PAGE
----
HomeHome SitemapSitemap Contact usContacts

One Of The Things I Miss Most About The Bahamas Is Bahamian Food

I spent a month last year in the island of Eleuthera in the Bahamas, never heard of it? It is a long thin and somewhat unpopulated island on the far eastern side of the Bahamas. I have to say that one of the most enjoyable aspects of the trip was the Bahamian food, of course I love that about every place I visit! I love trying out all the local dishes and the Bahamas was no exception.


Food is probably not the first thing you think about when you think about the Bahamas with all the beautiful white sand beaches and crystal clear turquoise and azure water. If you don't allow yourself the indulgence of as much Bahamian food as you can experience you will regret it later.


The cuisine gets the attention it deserves at the local island restaurants showing a diversity that is unexpected with many international styles mixed in. The exact native food that you experience will even vary from island to island and also depend upon the species of fish being served. As one might imagine a great many of their dishes are seafood based with the abundance of water the islands all share.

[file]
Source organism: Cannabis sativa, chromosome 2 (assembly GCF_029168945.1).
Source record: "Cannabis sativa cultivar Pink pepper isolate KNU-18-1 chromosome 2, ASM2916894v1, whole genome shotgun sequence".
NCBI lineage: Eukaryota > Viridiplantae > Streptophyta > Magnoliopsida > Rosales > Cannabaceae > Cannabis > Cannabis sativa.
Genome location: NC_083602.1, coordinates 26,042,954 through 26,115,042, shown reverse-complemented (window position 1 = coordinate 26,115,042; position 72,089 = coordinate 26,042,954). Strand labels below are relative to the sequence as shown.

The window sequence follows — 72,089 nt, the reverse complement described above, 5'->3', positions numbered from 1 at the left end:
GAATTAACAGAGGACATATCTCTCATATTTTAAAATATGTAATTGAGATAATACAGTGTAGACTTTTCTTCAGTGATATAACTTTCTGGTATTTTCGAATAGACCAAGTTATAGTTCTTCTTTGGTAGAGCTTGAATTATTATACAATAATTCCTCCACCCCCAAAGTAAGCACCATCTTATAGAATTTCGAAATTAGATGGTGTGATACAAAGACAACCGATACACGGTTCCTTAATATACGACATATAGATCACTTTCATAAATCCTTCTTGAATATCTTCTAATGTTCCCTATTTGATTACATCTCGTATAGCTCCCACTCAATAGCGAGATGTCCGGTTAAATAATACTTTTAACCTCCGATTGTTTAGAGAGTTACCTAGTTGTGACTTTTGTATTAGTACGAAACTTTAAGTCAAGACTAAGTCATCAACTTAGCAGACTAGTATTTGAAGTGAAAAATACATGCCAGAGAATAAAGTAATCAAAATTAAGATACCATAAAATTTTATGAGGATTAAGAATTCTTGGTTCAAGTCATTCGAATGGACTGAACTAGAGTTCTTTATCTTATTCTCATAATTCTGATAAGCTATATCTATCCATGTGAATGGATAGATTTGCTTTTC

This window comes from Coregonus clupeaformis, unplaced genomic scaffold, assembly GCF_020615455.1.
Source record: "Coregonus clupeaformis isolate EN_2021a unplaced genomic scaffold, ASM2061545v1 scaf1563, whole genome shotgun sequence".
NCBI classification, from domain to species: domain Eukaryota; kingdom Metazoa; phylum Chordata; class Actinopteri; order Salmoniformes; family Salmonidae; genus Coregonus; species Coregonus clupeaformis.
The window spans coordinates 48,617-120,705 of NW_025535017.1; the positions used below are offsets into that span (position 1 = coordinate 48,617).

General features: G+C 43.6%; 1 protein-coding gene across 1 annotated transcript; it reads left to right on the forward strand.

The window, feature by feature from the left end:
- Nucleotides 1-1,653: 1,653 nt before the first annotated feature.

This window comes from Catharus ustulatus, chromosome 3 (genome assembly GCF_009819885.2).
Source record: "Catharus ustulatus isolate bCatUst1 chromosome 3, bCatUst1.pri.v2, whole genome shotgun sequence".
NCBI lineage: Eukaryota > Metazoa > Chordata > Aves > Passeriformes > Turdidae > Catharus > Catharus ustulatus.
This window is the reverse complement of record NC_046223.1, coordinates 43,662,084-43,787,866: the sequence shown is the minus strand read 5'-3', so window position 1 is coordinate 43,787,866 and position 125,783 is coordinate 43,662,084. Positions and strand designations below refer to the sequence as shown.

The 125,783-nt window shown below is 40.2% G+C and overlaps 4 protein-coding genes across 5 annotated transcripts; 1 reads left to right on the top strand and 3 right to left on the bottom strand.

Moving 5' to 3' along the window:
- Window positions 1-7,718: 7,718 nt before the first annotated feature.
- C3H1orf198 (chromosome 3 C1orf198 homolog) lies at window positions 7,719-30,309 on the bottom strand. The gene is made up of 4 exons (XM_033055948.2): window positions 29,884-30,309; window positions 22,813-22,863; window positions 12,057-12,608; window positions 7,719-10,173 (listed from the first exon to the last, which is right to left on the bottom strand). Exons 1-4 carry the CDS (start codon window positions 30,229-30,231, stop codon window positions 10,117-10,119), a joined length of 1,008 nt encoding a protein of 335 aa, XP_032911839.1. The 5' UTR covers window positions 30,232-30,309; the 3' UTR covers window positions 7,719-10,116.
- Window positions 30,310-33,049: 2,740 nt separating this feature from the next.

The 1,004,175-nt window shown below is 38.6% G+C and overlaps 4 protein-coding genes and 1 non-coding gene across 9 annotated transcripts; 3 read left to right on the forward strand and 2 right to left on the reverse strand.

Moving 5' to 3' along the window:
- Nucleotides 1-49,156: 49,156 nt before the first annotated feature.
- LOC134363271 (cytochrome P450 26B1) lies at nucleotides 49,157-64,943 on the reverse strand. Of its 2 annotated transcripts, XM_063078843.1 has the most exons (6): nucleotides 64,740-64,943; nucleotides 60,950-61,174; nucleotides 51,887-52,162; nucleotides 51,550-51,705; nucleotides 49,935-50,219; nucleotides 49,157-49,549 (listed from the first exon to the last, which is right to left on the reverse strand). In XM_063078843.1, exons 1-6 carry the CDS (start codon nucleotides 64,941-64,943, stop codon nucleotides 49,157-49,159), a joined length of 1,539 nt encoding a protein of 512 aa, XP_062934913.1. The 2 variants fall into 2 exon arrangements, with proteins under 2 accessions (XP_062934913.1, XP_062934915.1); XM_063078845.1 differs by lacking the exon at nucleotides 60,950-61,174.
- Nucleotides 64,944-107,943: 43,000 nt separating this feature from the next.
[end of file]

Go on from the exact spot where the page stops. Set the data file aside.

Get ready to experience food choices and tastes you have never had because in the Bahamas the chefs enjoy being unique and distinctive.


One of the foods that you will probably not experience anywhere else on so large a scale is the meat from the Conch. This is the favored food of native Bahamians and is used in just about every possible dish you can imagine. When I was living there last summer I had conch salad, conch fritters, conch chowder and even conch burgers! One of my favorites though was raw conch with lime juice, hot peppers, and fresh tomato and onions. But beware, when I say hot peppers, I mean hot! Being of Cajun descent I was raised on hot food and not even the peppers in Mexico are as hot as these!


Another popular dish among the locals especially is fish and grits. The fish is cooked with salted pork, peppers, and onions and served with grits as a breakfast fare. I got quite used to having it every morning.


You have to try the local variation of fish chowder on whatever island you stay as well. Although the exact recipe may differ slightly it is usually made with fresh grouper, which are abundant there, tomatoes, lime juice, and dark rum, absolutely delicious.


Don't be afraid to try these and the many other fine local foods offered if you get the opportunity to travel to the Bahamas.


Gregg Hall is an author and internet marketing consultant living in Navarre Florida. Find more about Bahamian food and ethnic foods at http://www.ethnicfoodsplus.com


Source: www.articlealley.com